By April of 1945, U.S. troops had advanced deep into German territory. For Germany, the war already was lost. Humiliation and surrender loomed.
Despite being set on the eve of the impending Allied triumph, the mood of director David Ayer’s Fury remains forbidding and dark. Seldom has victory looked quite this grim.
If there’s freshness in Ayer’s approach, it’s found just here: It doesn’t really matter whether soldiers are fighting on the first or last day of a war: Many will die. Brutality doesn’t stop just because the end is near.
R for strong sequences of war violence, some grisly images, and language throughout
For 27 years, Robert Denerstein was the film critic at The Rocky Mountain News. Read more of Robert's reviews at Denerstein Unleashed.
The opening image of Ayer’s movie has a haunting, nearly surreal quality. A German soldier rides a white horse onto an open field. We don’t know where the soldier’s headed or why he’s on horse back. Seconds later, a lone figure springs from a U.S. tank. Don “Wardaddy” Collier (Brad Pitt) leaps on the German officer, pulls him off his horse and stabs him to death. In one image, Ayer vanquishes any thoughts we might have had about the romance of war.
Fury offers lots more unsettling imagery, sights presumably intended to make us see the war with fresh eyes, to absorb its intensity and fear in ways that we haven’t yet experienced. To say Fury has a kind of bleak power may sound like a turn-off, but that’s precisely what we’re supposed to feel with a movie such as this.
Pitt’s performance as an Army sergeant in charge of a war-weary tank crew inevitably will remind audiences of the character he played in Inglourious Basterds, but Pitt’s Collier is more complex than Lt. Aldo Raine. A hardened veteran, Collier parcels out his human impulses sparingly, almost as if he’s afraid of tapping out an already depleted supply.
The rest of Collier’s crew consists of Boyd “Bible” Swan (Shia LaBeouf), Trini “Gordo” Garcia (Michael Pena) and Grady “Coon Ass” Travis (John Bernthal). Scott Eastwood portrays Sergeant Miles, another member of the crew.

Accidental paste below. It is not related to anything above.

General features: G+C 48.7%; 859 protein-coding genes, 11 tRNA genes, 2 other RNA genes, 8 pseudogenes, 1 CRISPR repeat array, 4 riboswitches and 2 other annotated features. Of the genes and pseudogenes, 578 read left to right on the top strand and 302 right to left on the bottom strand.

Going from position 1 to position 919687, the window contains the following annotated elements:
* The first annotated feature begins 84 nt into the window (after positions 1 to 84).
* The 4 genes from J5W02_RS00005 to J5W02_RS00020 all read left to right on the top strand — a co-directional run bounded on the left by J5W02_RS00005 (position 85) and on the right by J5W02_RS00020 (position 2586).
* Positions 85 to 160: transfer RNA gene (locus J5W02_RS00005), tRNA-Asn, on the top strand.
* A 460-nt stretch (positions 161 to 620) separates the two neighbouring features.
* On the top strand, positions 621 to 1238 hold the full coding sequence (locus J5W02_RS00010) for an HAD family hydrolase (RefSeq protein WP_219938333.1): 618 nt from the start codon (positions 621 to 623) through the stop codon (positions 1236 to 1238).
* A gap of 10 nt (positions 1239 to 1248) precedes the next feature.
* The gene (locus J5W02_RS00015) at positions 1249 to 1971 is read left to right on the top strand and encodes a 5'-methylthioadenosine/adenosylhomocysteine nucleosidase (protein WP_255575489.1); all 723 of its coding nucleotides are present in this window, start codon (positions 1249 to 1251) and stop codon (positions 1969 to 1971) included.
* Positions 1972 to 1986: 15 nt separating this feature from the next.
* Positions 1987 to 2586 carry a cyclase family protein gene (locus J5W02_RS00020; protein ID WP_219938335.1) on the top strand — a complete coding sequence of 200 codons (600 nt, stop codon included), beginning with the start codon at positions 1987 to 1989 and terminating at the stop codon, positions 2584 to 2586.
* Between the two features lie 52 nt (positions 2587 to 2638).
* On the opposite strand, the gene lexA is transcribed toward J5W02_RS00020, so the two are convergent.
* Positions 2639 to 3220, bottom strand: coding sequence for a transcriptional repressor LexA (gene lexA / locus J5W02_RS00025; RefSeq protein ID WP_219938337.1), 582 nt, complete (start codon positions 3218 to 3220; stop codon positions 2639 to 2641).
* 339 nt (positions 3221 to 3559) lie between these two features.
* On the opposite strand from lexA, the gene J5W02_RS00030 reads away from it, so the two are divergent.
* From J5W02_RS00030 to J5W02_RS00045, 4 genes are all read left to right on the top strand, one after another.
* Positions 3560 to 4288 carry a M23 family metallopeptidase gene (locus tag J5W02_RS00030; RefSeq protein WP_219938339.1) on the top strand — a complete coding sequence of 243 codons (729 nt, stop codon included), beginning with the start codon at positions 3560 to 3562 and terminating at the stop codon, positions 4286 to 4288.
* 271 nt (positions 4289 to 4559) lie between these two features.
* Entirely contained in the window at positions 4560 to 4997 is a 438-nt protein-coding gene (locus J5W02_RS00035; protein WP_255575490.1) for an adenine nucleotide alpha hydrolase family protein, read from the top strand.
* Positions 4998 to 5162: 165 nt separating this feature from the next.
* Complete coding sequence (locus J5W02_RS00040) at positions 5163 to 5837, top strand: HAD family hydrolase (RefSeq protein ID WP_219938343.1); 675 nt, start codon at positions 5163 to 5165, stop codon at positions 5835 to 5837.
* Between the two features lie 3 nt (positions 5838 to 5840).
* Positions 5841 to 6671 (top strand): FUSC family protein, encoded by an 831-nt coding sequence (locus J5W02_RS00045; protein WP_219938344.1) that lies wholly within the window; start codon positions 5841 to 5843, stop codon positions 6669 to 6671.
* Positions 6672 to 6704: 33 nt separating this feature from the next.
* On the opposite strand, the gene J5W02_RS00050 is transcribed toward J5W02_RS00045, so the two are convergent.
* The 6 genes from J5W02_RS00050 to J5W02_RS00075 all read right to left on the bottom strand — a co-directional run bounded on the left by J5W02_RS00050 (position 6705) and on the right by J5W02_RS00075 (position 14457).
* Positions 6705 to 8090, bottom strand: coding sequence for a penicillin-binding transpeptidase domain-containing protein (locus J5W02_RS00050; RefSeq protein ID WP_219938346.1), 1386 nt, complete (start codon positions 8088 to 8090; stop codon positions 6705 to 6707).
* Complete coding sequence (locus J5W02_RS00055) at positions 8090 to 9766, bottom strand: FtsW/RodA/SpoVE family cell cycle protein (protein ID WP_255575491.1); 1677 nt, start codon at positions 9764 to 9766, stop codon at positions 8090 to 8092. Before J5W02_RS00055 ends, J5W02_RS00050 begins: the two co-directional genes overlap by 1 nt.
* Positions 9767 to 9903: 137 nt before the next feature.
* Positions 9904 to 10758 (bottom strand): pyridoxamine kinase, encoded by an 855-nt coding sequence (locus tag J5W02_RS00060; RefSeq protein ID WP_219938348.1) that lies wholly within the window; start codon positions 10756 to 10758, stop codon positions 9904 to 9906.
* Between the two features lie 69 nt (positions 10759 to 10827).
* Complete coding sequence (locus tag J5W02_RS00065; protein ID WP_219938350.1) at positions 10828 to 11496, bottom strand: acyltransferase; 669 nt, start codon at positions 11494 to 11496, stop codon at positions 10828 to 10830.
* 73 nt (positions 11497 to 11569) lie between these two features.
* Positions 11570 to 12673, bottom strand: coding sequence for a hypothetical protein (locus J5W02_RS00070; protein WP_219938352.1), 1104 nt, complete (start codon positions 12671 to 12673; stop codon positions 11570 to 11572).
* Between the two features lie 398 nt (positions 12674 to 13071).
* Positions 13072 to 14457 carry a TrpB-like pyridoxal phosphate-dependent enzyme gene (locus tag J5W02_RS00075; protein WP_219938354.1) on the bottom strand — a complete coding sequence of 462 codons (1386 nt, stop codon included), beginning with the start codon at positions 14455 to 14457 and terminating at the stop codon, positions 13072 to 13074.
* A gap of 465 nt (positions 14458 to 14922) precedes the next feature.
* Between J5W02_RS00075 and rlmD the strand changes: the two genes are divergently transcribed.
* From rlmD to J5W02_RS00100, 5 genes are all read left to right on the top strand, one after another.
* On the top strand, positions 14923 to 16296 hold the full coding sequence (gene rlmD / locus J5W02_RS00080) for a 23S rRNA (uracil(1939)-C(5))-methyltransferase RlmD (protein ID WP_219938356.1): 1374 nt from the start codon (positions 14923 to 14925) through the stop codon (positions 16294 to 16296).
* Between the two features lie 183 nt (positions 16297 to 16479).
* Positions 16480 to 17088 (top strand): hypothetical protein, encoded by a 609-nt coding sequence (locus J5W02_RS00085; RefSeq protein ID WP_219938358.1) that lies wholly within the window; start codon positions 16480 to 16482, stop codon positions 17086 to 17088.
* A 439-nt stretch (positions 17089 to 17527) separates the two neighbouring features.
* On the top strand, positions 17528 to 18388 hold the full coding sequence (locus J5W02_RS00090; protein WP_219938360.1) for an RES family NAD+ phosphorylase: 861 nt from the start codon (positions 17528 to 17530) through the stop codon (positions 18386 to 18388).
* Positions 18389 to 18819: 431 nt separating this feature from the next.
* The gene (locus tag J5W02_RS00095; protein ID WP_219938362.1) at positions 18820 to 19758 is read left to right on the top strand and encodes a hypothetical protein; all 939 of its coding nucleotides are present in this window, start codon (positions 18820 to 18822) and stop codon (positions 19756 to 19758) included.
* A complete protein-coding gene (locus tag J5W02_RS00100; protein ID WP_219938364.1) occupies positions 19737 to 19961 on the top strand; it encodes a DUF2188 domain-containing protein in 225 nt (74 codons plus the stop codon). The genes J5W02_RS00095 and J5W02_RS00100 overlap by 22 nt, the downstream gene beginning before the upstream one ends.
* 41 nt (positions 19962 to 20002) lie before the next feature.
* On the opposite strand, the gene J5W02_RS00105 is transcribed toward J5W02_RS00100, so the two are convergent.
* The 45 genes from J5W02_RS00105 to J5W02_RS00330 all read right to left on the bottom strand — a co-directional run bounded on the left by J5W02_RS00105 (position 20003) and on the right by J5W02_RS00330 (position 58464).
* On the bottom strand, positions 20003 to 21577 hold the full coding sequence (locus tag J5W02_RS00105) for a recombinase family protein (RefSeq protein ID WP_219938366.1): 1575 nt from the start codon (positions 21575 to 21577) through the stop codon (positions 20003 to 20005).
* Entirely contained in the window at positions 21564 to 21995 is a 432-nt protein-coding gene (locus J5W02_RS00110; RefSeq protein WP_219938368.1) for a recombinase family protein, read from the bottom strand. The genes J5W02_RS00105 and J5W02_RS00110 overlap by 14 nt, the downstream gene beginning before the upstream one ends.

The plot — hardly a groundbreaker — begins when a newbie (Logan Lerman) joins Collier’s tank crew in what seems a desperate or possibly haphazard move by the Army. Lerman’s Norman Ellison has spent most of the war as a clerk typist. He has no tank training, and makes a reluctant warrior, someone whose unwillingness to kill is seen as a threat by his comrades in arms. Much of the story involves the ways in which Lerman’s character is toughened — at first against his will and later with vengeful relish.
In Ayer’s world, the members of the tank crew are bonded, but they’re not always admirable. Bernthal’s Travis can seem like a borderline sadist. So does Collier, at times. The point, of course, is that the savagery of war tends to turn men into brutes regardless of what uniform they happen to be wearing.
The actors all mold their performances to fit the dreary, mud-soaked landscapes that become another character in the hands of cinematographer Roman Vasyanov.
The movie offers up equal amounts of combat and desperation, although there’s an interlude in which Collier and Ellison enter the apartment of a couple of German women (Anamaria Marinca and Alicia von Rittberg). The soldiers are in a town that just has been taken. Some of them are looking for sex and spoils. At first, the scene humanizes Collier, but there’s a terrible, growing tension when the rest of the tank crew shows up, wondering why they’ve been excluded from what appears to be a moment’s pleasure and respite.
Ayer made his cinematic bones with viscerally charged movies such as End of Watch, which focused on cops in South Central Los Angeles. He makes full use of his talent for violent immediacy here, bringing it to scene-after-scene.
Fury also reminds us that shocking sights can become routine if seen in abundance: Dead bodies are flatted by tank treads, and the ugliness of war unfolds under dark, apprehensive skies.
The movie’s finale involves a terrible battle in which Collier’s crew (unbelievably, I think) decides to face an entire SS battalion, a decision that’s tantamount to a death sentence. Is it courage or a death wish from soldiers who know they’ll never again adjust to normal life? Will anyone survive?
When stripped of all its grim atmospherics, Fury may not seem radically different from lots of other war movies that follow small groups of men into the teeth of war. But story arc may not be the point here: Ayer seems to be trying to give us a more vividly disturbing picture than the one sometimes associated with the so-called Greatest Generation.
With hindsight, idealism may be possible. On the battlefield, it’s a forgotten luxury.